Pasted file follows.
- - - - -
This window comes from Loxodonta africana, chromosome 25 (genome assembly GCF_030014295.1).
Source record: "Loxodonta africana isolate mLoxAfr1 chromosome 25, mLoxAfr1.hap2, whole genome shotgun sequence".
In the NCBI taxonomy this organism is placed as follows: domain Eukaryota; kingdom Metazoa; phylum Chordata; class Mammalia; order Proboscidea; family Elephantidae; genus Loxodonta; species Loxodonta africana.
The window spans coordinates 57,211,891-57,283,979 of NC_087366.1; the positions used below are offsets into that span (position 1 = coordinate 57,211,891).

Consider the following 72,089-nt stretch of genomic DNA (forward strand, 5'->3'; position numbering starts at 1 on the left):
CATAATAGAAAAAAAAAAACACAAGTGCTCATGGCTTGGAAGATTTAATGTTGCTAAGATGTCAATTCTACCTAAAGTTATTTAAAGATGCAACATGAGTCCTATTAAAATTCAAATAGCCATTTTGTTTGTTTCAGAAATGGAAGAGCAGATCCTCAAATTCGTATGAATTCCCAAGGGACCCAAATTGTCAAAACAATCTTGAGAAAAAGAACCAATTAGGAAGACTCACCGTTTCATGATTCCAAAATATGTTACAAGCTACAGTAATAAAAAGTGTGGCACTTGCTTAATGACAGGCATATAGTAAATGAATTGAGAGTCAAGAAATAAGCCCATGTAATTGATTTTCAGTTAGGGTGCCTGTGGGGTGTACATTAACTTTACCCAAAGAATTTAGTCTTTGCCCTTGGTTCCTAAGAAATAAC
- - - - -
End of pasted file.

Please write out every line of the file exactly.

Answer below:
This window comes from Loxodonta africana, chromosome 25 (genome assembly GCF_030014295.1).
Source record: "Loxodonta africana isolate mLoxAfr1 chromosome 25, mLoxAfr1.hap2, whole genome shotgun sequence".
In the NCBI taxonomy this organism is placed as follows: domain Eukaryota; kingdom Metazoa; phylum Chordata; class Mammalia; order Proboscidea; family Elephantidae; genus Loxodonta; species Loxodonta africana.
The window spans coordinates 57,211,891-57,283,979 of NC_087366.1; the positions used below are offsets into that span (position 1 = coordinate 57,211,891).

Consider the following 72,089-nt stretch of genomic DNA (forward strand, 5'->3'; position numbering starts at 1 on the left):
CATAATAGAAAAAAAAAAACACAAGTGCTCATGGCTTGGAAGATTTAATGTTGCTAAGATGTCAATTCTACCTAAAGTTATTTAAAGATGCAACATGAGTCCTATTAAAATTCAAATAGCCATTTTGTTTGTTTCAGAAATGGAAGAGCAGATCCTCAAATTCGTATGAATTCCCAAGGGACCCAAATTGTCAAAACAATCTTGAGAAAAAGAACCAATTAGGAAGACTCACCGTTTCATGATTCCAAAATATGTTACAAGCTACAGTAATAAAAAGTGTGGCACTTGCTTAATGACAGGCATATAGTAAATGAATTGAGAGTCAAGAAATAAGCCCATGTAATTGATTTTCAGTTAGGGTGCCTGTGGGGTGTACATTAACTTTACCCAAAGAATTTAGTCTTTGCCCTTGGTTCCTAAGAAATAAC